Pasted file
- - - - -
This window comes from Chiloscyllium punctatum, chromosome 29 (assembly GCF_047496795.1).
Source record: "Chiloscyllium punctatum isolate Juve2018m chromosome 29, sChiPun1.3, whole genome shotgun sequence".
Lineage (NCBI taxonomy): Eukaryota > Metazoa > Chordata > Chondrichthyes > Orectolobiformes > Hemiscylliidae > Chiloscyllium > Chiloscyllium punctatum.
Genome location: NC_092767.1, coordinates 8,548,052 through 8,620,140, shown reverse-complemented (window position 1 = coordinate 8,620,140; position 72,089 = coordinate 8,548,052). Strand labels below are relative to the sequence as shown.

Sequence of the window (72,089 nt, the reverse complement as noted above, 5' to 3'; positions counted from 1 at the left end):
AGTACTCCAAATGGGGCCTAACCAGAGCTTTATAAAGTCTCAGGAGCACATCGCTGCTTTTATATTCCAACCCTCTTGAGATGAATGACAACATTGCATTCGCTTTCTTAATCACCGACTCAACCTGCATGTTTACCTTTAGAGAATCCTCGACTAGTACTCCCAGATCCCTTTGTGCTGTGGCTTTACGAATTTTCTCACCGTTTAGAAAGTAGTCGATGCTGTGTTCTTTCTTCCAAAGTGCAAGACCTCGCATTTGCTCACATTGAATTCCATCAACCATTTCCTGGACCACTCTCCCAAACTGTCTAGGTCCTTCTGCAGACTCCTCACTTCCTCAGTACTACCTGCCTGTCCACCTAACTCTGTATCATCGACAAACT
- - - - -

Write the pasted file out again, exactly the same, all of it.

This window comes from Chiloscyllium punctatum, chromosome 29 (assembly GCF_047496795.1).
Source record: "Chiloscyllium punctatum isolate Juve2018m chromosome 29, sChiPun1.3, whole genome shotgun sequence".
Lineage (NCBI taxonomy): Eukaryota > Metazoa > Chordata > Chondrichthyes > Orectolobiformes > Hemiscylliidae > Chiloscyllium > Chiloscyllium punctatum.
Genome location: NC_092767.1, coordinates 8,548,052 through 8,620,140, shown reverse-complemented (window position 1 = coordinate 8,620,140; position 72,089 = coordinate 8,548,052). Strand labels below are relative to the sequence as shown.

Sequence of the window (72,089 nt, the reverse complement as noted above, 5' to 3'; positions counted from 1 at the left end):
AGTACTCCAAATGGGGCCTAACCAGAGCTTTATAAAGTCTCAGGAGCACATCGCTGCTTTTATATTCCAACCCTCTTGAGATGAATGACAACATTGCATTCGCTTTCTTAATCACCGACTCAACCTGCATGTTTACCTTTAGAGAATCCTCGACTAGTACTCCCAGATCCCTTTGTGCTGTGGCTTTACGAATTTTCTCACCGTTTAGAAAGTAGTCGATGCTGTGTTCTTTCTTCCAAAGTGCAAGACCTCGCATTTGCTCACATTGAATTCCATCAACCATTTCCTGGACCACTCTCCCAAACTGTCTAGGTCCTTCTGCAGACTCCTCACTTCCTCAGTACTACCTGCCTGTCCACCTAACTCTGTATCATCGACAAACT